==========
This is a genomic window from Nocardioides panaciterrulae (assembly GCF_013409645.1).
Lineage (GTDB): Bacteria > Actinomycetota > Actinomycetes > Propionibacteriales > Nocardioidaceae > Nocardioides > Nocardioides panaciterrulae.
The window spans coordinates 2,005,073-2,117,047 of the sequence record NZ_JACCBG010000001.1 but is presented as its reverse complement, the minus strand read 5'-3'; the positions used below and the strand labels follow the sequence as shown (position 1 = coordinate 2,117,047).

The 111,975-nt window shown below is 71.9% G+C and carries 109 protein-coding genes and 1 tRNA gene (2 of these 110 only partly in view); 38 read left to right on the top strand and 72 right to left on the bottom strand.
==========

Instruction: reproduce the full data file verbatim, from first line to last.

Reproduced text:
This is a genomic window from Nocardioides panaciterrulae (assembly GCF_013409645.1).
Lineage (GTDB): Bacteria > Actinomycetota > Actinomycetes > Propionibacteriales > Nocardioidaceae > Nocardioides > Nocardioides panaciterrulae.
The window spans coordinates 2,005,073-2,117,047 of the sequence record NZ_JACCBG010000001.1 but is presented as its reverse complement, the minus strand read 5'-3'; the positions used below and the strand labels follow the sequence as shown (position 1 = coordinate 2,117,047).

The 111,975-nt window shown below is 71.9% G+C and carries 109 protein-coding genes and 1 tRNA gene (2 of these 110 only partly in view); 38 read left to right on the top strand and 72 right to left on the bottom strand.